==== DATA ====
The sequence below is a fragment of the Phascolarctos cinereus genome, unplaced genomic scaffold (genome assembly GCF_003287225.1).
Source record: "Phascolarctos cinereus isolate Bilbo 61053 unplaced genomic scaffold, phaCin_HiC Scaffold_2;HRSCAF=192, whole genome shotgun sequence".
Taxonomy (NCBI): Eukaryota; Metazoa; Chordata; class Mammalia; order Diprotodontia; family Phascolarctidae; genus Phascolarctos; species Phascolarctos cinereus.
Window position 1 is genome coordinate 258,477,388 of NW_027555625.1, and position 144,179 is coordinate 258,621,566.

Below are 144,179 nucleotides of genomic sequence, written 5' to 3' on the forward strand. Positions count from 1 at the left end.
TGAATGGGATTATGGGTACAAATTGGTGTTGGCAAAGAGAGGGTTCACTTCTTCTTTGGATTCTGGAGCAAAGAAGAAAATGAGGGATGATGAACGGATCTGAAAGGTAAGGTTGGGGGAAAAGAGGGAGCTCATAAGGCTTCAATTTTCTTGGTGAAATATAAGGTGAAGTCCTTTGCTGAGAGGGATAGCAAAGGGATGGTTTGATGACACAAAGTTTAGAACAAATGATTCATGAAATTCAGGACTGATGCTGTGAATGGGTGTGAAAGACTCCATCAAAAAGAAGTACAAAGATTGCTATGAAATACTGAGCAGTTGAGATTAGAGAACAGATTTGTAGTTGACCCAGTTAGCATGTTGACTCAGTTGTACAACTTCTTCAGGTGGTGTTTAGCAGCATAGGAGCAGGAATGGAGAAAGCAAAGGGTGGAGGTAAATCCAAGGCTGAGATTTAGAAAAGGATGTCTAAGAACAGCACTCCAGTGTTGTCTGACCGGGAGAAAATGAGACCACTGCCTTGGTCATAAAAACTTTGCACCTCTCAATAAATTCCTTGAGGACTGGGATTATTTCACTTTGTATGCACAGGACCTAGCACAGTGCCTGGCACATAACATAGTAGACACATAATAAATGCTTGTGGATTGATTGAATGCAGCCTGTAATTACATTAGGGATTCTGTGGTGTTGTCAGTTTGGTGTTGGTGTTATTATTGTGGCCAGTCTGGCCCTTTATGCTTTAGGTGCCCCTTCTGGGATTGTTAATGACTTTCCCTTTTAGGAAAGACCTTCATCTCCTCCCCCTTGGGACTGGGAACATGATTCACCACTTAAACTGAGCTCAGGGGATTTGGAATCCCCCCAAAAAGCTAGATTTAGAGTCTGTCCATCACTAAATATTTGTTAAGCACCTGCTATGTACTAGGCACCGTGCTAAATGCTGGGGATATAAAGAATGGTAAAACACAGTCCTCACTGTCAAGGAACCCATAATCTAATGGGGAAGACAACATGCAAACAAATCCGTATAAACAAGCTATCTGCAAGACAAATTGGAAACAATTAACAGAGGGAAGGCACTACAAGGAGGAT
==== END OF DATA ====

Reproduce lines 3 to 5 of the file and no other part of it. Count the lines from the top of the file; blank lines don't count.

Taxonomy (NCBI): Eukaryota; Metazoa; Chordata; class Mammalia; order Diprotodontia; family Phascolarctidae; genus Phascolarctos; species Phascolarctos cinereus.
Window position 1 is genome coordinate 258,477,388 of NW_027555625.1, and position 144,179 is coordinate 258,621,566.

Below are 144,179 nucleotides of genomic sequence, written 5' to 3' on the forward strand. Positions count from 1 at the left end.